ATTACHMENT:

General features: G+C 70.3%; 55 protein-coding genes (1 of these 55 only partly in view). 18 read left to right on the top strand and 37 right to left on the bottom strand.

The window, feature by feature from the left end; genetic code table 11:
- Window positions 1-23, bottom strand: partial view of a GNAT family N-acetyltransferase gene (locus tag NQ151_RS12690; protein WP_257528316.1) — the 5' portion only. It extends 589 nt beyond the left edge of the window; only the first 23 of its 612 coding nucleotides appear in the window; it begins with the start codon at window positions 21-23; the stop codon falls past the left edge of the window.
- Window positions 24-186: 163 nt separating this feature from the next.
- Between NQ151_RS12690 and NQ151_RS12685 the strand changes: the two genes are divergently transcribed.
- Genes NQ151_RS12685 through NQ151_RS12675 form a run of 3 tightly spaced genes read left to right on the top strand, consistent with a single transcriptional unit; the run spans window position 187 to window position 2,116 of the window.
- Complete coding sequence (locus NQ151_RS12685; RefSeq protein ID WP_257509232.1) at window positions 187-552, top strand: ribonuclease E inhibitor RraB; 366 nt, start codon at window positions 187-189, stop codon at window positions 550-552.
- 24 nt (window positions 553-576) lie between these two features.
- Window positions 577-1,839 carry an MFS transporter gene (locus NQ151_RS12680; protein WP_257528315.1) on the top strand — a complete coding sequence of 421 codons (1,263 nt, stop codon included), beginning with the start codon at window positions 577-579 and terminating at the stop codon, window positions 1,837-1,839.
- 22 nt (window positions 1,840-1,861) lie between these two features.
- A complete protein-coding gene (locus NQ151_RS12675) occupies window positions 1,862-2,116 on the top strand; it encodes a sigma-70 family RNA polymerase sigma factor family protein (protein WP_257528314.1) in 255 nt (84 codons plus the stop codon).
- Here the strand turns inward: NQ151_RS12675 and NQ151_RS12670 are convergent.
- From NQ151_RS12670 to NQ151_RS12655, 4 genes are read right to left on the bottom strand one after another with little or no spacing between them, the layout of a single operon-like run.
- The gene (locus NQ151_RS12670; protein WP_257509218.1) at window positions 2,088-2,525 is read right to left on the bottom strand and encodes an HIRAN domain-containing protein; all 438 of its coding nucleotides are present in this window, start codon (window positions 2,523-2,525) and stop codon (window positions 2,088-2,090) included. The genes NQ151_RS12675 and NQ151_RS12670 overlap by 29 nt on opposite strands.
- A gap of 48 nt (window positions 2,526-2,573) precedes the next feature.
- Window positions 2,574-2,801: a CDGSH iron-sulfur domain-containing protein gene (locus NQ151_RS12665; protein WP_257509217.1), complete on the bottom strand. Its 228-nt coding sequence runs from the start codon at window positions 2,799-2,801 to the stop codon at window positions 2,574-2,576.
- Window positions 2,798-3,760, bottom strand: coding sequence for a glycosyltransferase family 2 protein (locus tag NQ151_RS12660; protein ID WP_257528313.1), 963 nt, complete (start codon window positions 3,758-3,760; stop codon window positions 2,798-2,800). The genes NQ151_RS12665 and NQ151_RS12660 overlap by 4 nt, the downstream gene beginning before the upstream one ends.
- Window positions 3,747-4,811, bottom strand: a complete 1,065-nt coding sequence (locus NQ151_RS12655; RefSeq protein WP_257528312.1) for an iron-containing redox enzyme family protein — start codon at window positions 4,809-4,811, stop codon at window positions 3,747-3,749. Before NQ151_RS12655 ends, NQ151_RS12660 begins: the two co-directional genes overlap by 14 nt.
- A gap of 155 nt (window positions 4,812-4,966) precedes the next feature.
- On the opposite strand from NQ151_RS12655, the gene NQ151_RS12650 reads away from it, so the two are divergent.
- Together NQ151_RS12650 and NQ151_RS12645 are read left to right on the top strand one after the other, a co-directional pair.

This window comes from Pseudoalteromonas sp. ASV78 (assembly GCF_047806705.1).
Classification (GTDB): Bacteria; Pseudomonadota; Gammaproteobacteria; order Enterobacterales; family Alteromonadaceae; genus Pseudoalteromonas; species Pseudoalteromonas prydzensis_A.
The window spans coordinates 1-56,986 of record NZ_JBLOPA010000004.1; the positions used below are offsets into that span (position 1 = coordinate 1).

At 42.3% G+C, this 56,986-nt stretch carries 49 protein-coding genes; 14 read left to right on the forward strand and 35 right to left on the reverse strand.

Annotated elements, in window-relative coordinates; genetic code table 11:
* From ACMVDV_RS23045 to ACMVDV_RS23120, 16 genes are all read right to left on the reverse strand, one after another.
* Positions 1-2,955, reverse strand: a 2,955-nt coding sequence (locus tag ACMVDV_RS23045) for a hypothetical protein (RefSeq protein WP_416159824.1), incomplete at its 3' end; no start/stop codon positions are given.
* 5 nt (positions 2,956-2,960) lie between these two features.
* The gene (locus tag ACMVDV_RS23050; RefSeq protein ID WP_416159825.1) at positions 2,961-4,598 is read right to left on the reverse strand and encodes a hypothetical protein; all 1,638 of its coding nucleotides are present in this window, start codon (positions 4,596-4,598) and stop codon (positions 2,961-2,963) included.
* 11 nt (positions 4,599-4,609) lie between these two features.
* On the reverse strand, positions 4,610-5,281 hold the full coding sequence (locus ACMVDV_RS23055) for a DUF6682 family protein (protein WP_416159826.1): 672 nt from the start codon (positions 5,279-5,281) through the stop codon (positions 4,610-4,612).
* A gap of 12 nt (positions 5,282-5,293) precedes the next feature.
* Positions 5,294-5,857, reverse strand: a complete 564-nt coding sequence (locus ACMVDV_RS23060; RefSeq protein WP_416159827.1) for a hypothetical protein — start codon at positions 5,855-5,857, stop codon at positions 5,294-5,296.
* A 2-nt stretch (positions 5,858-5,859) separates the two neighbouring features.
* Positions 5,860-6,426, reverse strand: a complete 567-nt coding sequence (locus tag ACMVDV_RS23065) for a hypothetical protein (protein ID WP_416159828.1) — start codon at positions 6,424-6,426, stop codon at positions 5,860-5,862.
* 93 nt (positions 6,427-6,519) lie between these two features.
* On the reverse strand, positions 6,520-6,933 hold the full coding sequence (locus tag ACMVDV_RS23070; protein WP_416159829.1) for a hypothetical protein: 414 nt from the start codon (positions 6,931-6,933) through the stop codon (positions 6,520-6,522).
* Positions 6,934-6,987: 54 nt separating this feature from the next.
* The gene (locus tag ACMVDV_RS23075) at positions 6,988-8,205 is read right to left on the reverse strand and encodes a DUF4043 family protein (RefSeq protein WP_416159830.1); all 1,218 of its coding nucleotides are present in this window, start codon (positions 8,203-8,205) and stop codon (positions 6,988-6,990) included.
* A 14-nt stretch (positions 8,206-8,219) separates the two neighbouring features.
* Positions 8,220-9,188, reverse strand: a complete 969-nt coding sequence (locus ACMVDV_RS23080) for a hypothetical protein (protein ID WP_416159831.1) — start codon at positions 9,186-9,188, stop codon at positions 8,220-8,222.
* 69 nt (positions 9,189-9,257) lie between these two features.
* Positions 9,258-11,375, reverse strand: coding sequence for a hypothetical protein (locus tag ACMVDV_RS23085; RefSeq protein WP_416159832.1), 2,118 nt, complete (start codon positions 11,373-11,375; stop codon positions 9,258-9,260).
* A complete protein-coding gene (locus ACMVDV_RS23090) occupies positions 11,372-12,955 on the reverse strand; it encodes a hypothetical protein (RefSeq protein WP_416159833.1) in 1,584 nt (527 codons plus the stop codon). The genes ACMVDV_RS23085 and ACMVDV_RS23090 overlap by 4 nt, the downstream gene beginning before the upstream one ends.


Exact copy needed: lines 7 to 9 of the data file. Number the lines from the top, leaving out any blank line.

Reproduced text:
- Complete coding sequence (locus NQ151_RS12685; RefSeq protein ID WP_257509232.1) at window positions 187-552, top strand: ribonuclease E inhibitor RraB; 366 nt, start codon at window positions 187-189, stop codon at window positions 550-552.
- 24 nt (window positions 553-576) lie between these two features.
- Window positions 577-1,839 carry an MFS transporter gene (locus NQ151_RS12680; protein WP_257528315.1) on the top strand — a complete coding sequence of 421 codons (1,263 nt, stop codon included), beginning with the start codon at window positions 577-579 and terminating at the stop codon, window positions 1,837-1,839.